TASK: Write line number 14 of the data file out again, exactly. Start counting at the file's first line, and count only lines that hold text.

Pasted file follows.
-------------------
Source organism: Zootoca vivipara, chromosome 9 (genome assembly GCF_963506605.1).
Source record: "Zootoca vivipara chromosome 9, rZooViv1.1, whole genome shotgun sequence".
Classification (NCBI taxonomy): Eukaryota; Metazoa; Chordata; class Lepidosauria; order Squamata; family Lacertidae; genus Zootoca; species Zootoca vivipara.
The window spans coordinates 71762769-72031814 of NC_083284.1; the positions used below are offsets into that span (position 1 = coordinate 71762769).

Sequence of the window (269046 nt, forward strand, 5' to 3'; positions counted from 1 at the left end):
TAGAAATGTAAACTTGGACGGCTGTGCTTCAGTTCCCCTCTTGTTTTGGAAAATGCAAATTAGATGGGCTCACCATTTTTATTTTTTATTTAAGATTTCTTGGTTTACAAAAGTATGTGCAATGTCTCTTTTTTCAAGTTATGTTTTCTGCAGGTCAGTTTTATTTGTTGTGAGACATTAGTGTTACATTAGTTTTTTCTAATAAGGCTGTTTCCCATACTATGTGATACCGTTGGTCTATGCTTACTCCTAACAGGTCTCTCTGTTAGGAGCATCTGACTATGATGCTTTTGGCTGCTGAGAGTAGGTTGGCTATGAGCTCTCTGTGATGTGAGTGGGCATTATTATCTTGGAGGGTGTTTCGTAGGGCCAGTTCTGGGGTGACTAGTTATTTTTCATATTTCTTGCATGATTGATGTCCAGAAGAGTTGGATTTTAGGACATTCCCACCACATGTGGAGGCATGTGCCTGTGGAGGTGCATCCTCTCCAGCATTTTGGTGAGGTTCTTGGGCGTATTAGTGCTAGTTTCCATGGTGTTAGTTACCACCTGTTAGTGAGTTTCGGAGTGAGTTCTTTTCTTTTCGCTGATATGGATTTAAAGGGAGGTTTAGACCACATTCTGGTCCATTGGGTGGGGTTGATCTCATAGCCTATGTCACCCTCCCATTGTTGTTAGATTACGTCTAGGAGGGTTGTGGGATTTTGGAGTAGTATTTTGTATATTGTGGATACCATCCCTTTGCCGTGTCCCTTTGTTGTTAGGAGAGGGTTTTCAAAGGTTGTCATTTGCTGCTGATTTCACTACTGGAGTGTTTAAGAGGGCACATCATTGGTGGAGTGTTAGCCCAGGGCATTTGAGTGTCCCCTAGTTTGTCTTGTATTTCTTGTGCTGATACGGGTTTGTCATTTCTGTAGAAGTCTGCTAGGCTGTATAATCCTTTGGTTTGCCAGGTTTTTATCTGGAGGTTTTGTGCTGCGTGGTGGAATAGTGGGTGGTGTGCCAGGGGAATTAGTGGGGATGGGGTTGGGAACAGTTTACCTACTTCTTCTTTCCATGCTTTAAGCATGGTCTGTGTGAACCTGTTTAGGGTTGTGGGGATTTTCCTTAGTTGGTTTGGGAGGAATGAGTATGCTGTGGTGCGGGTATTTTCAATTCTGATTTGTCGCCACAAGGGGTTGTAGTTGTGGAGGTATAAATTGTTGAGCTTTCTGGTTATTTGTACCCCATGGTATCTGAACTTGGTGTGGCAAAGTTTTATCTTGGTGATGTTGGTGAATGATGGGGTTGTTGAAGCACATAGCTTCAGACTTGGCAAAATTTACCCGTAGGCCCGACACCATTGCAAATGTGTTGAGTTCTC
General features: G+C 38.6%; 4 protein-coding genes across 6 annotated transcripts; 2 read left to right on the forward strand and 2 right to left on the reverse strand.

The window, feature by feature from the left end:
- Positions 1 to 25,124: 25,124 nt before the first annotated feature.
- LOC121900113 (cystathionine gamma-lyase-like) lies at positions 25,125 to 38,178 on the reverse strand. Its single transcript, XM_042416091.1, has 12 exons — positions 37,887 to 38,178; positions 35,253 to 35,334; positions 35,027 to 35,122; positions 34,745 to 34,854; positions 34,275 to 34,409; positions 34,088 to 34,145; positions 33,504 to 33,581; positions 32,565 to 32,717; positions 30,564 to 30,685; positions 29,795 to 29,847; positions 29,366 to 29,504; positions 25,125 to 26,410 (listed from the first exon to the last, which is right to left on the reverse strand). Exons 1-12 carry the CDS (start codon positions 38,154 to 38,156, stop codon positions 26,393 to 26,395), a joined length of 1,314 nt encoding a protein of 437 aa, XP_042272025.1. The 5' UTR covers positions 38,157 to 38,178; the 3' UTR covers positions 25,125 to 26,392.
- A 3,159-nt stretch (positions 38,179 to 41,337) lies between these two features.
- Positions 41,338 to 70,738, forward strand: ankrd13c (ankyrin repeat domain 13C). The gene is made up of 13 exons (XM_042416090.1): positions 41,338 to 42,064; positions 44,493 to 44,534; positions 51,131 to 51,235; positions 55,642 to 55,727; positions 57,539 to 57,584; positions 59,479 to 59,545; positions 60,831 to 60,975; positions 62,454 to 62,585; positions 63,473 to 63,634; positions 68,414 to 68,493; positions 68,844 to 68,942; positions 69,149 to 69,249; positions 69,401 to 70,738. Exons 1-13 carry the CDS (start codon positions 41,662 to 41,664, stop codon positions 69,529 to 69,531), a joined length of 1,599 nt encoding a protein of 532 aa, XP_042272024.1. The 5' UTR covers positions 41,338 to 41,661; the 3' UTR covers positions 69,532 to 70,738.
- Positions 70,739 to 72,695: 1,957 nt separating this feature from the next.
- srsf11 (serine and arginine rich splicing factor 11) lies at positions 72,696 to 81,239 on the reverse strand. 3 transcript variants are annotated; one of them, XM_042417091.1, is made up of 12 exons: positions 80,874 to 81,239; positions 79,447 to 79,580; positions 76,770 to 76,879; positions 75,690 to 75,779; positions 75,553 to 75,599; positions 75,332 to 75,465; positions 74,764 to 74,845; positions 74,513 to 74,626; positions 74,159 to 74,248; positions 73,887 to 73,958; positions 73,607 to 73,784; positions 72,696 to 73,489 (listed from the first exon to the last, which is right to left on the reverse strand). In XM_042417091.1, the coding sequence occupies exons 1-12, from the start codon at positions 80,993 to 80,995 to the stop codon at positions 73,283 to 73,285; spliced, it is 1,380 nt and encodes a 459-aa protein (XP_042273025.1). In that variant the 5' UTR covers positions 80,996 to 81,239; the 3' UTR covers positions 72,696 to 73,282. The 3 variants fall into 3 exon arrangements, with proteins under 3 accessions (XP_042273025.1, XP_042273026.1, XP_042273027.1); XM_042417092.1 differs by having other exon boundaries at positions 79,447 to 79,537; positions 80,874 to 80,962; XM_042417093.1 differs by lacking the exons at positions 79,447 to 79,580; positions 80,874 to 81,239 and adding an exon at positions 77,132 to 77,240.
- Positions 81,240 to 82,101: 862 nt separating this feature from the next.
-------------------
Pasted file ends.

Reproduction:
- srsf11 (serine and arginine rich splicing factor 11) lies at positions 72,696 to 81,239 on the reverse strand. 3 transcript variants are annotated; one of them, XM_042417091.1, is made up of 12 exons: positions 80,874 to 81,239; positions 79,447 to 79,580; positions 76,770 to 76,879; positions 75,690 to 75,779; positions 75,553 to 75,599; positions 75,332 to 75,465; positions 74,764 to 74,845; positions 74,513 to 74,626; positions 74,159 to 74,248; positions 73,887 to 73,958; positions 73,607 to 73,784; positions 72,696 to 73,489 (listed from the first exon to the last, which is right to left on the reverse strand). In XM_042417091.1, the coding sequence occupies exons 1-12, from the start codon at positions 80,993 to 80,995 to the stop codon at positions 73,283 to 73,285; spliced, it is 1,380 nt and encodes a 459-aa protein (XP_042273025.1). In that variant the 5' UTR covers positions 80,996 to 81,239; the 3' UTR covers positions 72,696 to 73,282. The 3 variants fall into 3 exon arrangements, with proteins under 3 accessions (XP_042273025.1, XP_042273026.1, XP_042273027.1); XM_042417092.1 differs by having other exon boundaries at positions 79,447 to 79,537; positions 80,874 to 80,962; XM_042417093.1 differs by lacking the exons at positions 79,447 to 79,580; positions 80,874 to 81,239 and adding an exon at positions 77,132 to 77,240.